Fòrum was turned into a STEAM experimental centre for over 2,000 compulsory secondary education and sixth-form pupils

The students were able to experiment with different activities and acquire knowledge about various subjects, including Biology, Chemistry, Physics, Technology and Mathematics  

The session was organised by B:SM (Barcelona de Serveis Municipals), UPC’s Barcelona East Engineering School and Science 360, as part of a huge educational project

Visions – STEAM Fòrum is part of a much wider-reaching project that is testimony to the city's commitment to promoting STEAM culture, which will make Barcelona a hub for scientific-education innovation

The first edition of Visions – STEAM Fòrum was held today. This is an educational session for which the Fòrum was turned into an experiential park for 2,087 4th-year and sixth-form pupils from 42 different secondary schools. The students were able to carry out a series of activities associated with STEAM culture, an educational concept formed by the acronym for Science, Technology, Engineering, Arts and Mathematics, and referring to all educational initiatives that interrelate these subjects.
It is a joint project run by B:SM (Barcelona de Serveis Municipals), the Polytechnic University of Catalonia · BarcelonaTech (UPC), the UPC's Barcelona East School of Engineering (EEBE) and Science 360, which aims to provide students with knowledge in a flexible, accessible way, contributing creativity and innovation, but based on rigorously scientific principles. Not only does this help to keep the students motivated, but it also takes the social aspect of the learning experience into account.

Most of the Visions – STEAM Fòrum tests were thought up and designed by EEBE and UPC students, who also acted as assistants during the session, and were accompanied by Luis Carlos Pardo, a lecturer from UPC's Department of Physics, who is the coordinator of the initiative. It is therefore a session made by and for students, thus achieving an accessibility that further encourages the learning experience.
Using a cross-cutting approach, subjects which are difficult to explain inside the classroom due to their level of complexity were chosen, transforming them so that they could be explained in a more fun and entertaining way. In addition to promoting scientific and technological culture, the activities provided multi-disciplinary perspectives on a given subject, creating a dialogue between scientific methods and creative processes.
Visions – STEAM Fòrum hopes to repeat the success of Visions – STEAM Anella, which is holding its second edition on 2 April. Both sessions are part of a larger educational project, which together with Fisadabo 2K are testimony to the city's commitment to promoting STEAM culture and making Barcelona a hub for scientific-educational innovation.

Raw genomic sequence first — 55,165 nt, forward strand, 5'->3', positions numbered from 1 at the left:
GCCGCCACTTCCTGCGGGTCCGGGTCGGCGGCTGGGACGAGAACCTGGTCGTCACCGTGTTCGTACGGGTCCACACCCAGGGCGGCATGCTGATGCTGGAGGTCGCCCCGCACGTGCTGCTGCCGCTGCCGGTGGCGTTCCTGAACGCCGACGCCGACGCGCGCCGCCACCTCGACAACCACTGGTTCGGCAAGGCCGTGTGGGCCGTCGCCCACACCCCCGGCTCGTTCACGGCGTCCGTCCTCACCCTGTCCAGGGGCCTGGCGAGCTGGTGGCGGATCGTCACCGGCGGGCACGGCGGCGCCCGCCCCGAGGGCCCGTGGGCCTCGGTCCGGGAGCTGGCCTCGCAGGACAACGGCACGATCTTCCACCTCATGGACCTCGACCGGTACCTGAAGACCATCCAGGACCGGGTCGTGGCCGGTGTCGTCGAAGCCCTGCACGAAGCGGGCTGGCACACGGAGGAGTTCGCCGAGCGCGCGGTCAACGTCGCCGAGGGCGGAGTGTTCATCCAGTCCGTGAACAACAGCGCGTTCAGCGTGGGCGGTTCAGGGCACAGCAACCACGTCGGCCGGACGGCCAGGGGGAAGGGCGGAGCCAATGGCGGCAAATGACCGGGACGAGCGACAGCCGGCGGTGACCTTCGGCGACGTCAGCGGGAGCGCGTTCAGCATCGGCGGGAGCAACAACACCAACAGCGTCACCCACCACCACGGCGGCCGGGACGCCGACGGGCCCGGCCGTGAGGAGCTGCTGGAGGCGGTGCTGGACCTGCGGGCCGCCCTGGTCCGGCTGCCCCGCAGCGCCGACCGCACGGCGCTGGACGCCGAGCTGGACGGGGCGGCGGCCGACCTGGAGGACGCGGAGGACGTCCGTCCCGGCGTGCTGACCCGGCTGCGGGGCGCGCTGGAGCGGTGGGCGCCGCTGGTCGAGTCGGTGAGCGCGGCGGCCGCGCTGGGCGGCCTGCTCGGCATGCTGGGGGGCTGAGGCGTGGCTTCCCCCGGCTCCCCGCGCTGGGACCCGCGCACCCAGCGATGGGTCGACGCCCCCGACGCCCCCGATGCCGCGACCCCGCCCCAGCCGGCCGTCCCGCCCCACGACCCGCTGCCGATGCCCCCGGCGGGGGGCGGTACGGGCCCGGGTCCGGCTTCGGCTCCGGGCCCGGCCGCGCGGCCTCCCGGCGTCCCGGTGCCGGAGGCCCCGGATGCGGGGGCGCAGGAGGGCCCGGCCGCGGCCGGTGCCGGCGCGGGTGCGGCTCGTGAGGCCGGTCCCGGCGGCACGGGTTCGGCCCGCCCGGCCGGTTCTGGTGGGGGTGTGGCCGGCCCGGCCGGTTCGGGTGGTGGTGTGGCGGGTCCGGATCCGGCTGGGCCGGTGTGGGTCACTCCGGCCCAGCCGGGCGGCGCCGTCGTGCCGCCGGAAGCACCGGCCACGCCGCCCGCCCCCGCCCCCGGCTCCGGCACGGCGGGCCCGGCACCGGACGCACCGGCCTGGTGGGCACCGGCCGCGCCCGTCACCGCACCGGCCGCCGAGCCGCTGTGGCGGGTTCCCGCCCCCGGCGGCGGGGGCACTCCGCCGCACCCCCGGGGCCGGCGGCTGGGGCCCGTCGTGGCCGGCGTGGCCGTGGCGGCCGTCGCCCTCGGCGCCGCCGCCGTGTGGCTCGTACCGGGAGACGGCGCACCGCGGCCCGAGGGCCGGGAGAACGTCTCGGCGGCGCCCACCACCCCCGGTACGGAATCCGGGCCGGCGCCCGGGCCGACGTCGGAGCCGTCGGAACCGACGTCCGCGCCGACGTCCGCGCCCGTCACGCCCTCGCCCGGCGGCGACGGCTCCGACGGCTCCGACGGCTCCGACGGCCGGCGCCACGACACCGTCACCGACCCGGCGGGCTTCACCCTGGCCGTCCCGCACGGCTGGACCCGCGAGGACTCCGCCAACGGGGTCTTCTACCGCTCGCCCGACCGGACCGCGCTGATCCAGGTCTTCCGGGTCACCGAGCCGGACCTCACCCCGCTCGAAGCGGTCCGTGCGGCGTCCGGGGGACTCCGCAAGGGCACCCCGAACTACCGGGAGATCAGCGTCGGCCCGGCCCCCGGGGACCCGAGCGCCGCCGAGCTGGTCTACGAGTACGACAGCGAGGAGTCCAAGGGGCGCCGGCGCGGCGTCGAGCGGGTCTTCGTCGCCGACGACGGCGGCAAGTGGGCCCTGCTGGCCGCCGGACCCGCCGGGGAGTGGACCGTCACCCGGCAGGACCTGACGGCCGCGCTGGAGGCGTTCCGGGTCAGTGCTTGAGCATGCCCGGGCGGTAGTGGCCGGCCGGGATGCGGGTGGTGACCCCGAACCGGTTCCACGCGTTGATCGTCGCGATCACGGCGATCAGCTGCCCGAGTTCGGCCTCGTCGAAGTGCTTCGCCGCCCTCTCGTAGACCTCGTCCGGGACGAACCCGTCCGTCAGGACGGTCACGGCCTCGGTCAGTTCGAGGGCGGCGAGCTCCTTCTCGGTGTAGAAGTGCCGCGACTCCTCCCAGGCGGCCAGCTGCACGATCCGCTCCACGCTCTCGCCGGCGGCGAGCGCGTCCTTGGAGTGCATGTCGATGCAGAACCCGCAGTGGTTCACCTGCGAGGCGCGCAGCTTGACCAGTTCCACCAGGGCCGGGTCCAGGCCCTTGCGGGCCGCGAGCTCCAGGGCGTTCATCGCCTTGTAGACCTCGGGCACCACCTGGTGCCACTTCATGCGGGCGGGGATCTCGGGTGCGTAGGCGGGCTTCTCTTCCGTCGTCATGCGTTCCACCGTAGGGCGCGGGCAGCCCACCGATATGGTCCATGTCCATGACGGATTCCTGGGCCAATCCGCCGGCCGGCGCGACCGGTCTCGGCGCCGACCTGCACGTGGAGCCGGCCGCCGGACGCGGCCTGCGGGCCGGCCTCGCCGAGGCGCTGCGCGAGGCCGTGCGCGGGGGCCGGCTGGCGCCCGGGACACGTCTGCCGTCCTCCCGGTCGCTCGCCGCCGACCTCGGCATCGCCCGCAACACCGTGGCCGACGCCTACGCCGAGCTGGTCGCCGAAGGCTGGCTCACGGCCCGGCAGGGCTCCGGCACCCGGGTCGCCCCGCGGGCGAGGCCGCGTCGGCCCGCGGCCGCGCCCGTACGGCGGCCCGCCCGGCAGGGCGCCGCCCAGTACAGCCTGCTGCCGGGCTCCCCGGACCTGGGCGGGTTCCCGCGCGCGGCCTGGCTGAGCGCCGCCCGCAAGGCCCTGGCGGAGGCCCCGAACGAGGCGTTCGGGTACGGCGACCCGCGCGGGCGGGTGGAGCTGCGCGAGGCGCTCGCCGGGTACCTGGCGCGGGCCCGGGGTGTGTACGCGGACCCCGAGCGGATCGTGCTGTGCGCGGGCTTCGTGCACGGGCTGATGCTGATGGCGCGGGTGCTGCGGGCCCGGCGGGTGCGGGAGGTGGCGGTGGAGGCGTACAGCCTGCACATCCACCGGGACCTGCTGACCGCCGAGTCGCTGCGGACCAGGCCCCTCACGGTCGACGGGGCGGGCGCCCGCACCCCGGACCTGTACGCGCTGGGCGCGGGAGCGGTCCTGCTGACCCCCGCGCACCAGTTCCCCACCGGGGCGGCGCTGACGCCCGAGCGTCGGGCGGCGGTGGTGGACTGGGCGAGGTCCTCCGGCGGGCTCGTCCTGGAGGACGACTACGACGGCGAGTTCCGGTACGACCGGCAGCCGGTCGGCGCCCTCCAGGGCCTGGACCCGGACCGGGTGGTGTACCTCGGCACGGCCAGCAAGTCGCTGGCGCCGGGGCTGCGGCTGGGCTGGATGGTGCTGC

15 experiments for five areas of knowledge

At the start of the session, all the students received a map showing the location of each experiment, which helped them move around the park freely and monitor the activities they were doing. The experiments were based on the curricular content of physics, chemistry, technology, biology and mathematics. The starting point for each of them was a story, which was later proactively added to by the pupils, which helped them to understand and internalise the concepts explained.  

There were three experiments to do with Biology. First, the pupils learnt about the conductivity of materials through measuring the amount of salt in a cucumber and extrapolating the experience to the human body, and they also played the ‘ribosome game’, forming proteins and discovering how to analyse DNA.

For Chemistry, the pupils were able to determine the specific heat of various objects to try to find out what they were made of. They measured the acidity of a liquid by neutralising hydroxide ions, experimented with the electroplating of materials, and identified all the chemical processes involved in making everyday dishes like fried eggs and in some more complex processes such as the spherification of olive oil.

The subject of physics was represented by an experiment involving archery, where students measured the speed of an arrow using a ballistic pendulum and applying the concepts of trigonometry.  Music was also explored with the aim of understanding electric instruments such as the Theremin, and to see how this device, which was invented over 100 years ago, can play music without being touched. What's more, the laws of refraction and reflection were applied to releasing a laser beam from a labyrinth.
The experiments created to explain the mathematical concepts approached the subject though play, with a trigonometric gymkhana designed to show how this type of function can be applied to everyday objects, with pupils also solving enigmas and carefully measuring angles and distances. The pupils turned pixels into a human screen to learn the graphic characteristics of some functions, and they discovered a branch of mathematics called ‘game theory’.

The fifth subject area was Technology. The students designed paper aeroplanes to quantify the effects of their own designs, discovering the function of an accelerometer through dance and playing Pilla-Pilla 2.0 to check how antibiotics and microbes fight. In this STEAM version of the game, the data was also used to carry out a macro-experiment on everyone who played.

The dance activity, presented by the astrophysicist Glòria Sala, a lecturer in UPC's Department of Physics, and the dancer Sara Hernández, was designed to bring together in one activity two worlds traditionally considered to be female and male dominated (dance and technology, respectively), also serving to work on gender equality.  


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